By Angela Roberts and Luciana Perez-Uribe
Senior staff writers
A biting flash of air shot into the University of Maryland’s Memorial Chapel each time a bundled pair of guests cracked its doors Friday evening. The cold never lasted for long, though, the room’s reverberating warmth quickly enveloping it.
There were tears, off and on. Voices catching, thickening with grief. But as the sky outside faded from a gray-blue to an inky black, a resounding strain of gratitude moved through those who came to celebrate the life of Miguel González-Marcos: They all felt they had been so lucky to have called him teacher, colleague or friend.
González-Marcos, a public policy professor at this university, died near the end of January after unexpectedly falling ill while visiting family in Panama. He was 59.
Those who knew González-Marcos praise his luminous intellect, heroic character and magnetic personality. They describe him as an impassioned international attorney, an incessant activist for citizens of his beloved Panama, a man whose moral compass never wavered.
But mainly, they remember the beaming love and devotion he had for his students — his belief in their potential, his wonder at their intelligence. As public policy school dean Robert Orr opened the memorial service, he announced he did not only want to celebrate González-Marcos as a friend and colleague, but also as “the epitome of a brilliant and lovely teacher.”
“It always came back to his students — what he wanted to teach his students, what he wanted to learn from his students,” he said.
Throughout the service, many of the professor’s former students shared memories from their time with him. They recalled their fluid and never-ending debates, and the moments when González-Marcos offered them support when they needed it the very most.
Laura Spector, a senior and first-year public policy master’s student, remembered how interested González-Marcos had been in an internship she’d held while in his class. He’d always ask her about it, and tried to relate her duties to subjects discussed in class.
And after students finished his course, Spector said González-Marcos had a request for them.
“‘In the classroom, I am Professor González-Marcos, but the second you turn in your final paper, call me Miguel,’” she recalled him saying.
González-Marcos mainly taught graduate-level courses, such as Ethics and Leadership and the Moral Dimensions of Public Policy. Ana Khundzak, a former public policy master’s student who was first taught by González-Marcos in 2017, said the professor would sometimes bring food for the whole class.
Khundzak took more classes with González-Marcos through the 2018 academic year, then later asked him to mentor her as she wrote her final project paper. She remembered the attention he showed to each of his students.
“He knew everybody’s names, first of all, which professors don’t really do that much,” she said. “He would talk to everyone in person, he would make jokes in the class but always … made sure that we knew what he was teaching.”
Adnan Younis Lodhi, who attended the public policy school in 2014 while on a Fulbright scholarship, also recalled his former professor’s kindness and compassion. He’ll remember González-Marcos’ sense of humor, he said, which sprang with lightness and was never demeaning.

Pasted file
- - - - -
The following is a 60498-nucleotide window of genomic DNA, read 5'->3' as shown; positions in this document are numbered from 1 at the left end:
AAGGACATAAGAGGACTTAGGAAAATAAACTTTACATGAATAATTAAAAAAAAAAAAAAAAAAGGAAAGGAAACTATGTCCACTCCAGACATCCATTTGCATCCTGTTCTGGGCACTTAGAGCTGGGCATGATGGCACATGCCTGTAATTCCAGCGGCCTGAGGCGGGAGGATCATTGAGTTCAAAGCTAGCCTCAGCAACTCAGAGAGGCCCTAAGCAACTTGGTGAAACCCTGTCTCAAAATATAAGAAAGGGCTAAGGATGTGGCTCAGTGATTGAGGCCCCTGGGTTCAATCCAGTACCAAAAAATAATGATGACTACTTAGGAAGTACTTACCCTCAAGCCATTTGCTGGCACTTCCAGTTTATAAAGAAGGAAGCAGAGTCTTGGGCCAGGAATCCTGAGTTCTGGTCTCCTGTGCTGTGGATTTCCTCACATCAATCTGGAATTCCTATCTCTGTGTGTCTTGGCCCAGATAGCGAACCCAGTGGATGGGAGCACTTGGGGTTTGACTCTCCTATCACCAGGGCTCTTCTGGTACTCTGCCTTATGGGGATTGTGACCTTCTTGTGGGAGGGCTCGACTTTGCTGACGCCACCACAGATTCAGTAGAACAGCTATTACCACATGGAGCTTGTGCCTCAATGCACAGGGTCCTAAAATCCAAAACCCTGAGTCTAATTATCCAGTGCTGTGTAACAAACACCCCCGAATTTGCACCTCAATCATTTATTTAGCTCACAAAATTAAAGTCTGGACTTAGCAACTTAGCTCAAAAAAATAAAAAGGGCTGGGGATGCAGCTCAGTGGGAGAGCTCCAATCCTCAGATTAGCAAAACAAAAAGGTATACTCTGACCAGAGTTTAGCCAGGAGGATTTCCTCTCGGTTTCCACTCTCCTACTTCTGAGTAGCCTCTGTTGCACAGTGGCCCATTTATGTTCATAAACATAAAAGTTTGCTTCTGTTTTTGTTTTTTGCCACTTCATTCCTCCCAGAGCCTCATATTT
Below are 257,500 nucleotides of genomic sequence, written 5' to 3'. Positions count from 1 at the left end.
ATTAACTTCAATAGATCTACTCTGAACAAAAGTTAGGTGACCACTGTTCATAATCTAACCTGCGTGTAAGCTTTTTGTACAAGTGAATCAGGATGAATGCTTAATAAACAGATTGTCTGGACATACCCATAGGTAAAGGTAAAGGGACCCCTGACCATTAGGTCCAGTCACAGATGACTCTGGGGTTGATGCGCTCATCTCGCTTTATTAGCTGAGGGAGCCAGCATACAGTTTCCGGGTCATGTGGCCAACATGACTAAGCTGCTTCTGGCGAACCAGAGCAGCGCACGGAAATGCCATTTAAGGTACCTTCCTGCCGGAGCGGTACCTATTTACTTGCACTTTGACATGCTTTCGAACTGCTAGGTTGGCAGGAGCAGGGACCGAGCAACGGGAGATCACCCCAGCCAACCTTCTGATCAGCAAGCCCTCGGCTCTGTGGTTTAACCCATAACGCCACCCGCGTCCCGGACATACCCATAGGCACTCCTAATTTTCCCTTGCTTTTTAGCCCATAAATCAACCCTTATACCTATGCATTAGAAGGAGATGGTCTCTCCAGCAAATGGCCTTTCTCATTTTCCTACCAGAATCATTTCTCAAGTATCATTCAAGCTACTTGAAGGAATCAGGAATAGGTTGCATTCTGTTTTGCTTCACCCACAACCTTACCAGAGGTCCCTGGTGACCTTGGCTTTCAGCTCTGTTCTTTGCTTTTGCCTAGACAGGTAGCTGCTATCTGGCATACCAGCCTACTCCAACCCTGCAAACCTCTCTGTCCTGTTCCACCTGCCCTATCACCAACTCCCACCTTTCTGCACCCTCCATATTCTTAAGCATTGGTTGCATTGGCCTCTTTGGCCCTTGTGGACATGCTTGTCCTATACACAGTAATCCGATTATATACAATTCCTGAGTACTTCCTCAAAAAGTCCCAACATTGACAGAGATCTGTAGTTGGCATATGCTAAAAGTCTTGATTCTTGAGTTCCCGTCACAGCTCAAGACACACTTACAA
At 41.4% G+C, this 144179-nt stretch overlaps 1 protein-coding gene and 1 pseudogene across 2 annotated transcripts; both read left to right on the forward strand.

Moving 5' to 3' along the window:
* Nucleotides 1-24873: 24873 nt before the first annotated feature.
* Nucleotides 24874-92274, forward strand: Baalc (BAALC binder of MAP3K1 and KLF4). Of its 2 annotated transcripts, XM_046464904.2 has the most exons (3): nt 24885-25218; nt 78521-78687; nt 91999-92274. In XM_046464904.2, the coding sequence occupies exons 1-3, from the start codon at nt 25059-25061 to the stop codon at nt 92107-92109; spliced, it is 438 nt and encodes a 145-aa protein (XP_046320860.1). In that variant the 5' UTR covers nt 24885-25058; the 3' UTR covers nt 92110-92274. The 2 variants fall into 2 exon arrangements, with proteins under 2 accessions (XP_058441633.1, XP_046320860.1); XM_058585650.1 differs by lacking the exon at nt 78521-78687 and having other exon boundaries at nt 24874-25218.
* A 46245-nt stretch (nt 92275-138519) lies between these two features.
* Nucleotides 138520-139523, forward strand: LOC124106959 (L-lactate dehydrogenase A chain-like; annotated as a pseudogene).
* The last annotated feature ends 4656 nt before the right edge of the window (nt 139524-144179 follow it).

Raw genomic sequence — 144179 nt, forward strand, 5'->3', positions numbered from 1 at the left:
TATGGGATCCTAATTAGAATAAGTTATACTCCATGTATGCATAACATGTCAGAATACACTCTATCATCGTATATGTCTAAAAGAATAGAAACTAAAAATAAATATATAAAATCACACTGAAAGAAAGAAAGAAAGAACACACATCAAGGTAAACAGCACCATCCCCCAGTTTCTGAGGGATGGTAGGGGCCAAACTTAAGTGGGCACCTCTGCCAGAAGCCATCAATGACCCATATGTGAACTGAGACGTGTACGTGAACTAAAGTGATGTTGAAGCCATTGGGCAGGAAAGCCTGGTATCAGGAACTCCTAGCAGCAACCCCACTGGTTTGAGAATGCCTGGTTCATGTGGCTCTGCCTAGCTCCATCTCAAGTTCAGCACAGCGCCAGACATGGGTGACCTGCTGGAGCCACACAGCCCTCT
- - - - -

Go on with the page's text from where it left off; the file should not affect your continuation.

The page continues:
“I found him free of major biases and prejudices, which is a hallmark for a true scholar and a great human being,” he said.
Before becoming a professor at this university, González-Marcos worked as a legal and policy adviser for the Comprehensive Nuclear-Test-Ban Treaty Organization. He also practiced law with a variety of firms, eventually establishing his own in 2008.
González-Marcos connected with students at the University of Panama’s law school, teaching courses and seminars on subjects such as constitutional law, human rights and administrative law.
Back at this university, though, public policy school associate director Michael Goodhart said he already misses his colleague’s deep, booming laugh. González-Marcos was always thinking of other people, Goodhart said. He described emails González-Marcos would send him when he saw something that reminded the former professor of his colleague.
Thomas Hilde, another public policy professor, remembered the time he spent with his colleague when they were both fellows at Harvard University, researching tax havens. González-Marcos had a moral concern with the subject, Hilde said, as it highlighted how the law’s structure allows for financial misbehavior.
Hilde also fondly recalled memories he built with González-Marcos outside of work. They met for the first time back in 2008, when they both lived in the same Washington, D.C., neighborhood. They’d go on long walks together, Hilde said, talking about philosophy and law and making fun of themselves. It became time they both treasured.
His colleague and friend was special, he said — selfless and devoted to his fellow human beings.
“There were ways in which he would sacrifice his own well being, whatever that might be, to make sure someone else was better off,” Hilde said. “His own personal struggles, when he had them, were never part of that interaction. That, to me, speaks of the sort of generosity of spirit and decency that really made him unique.”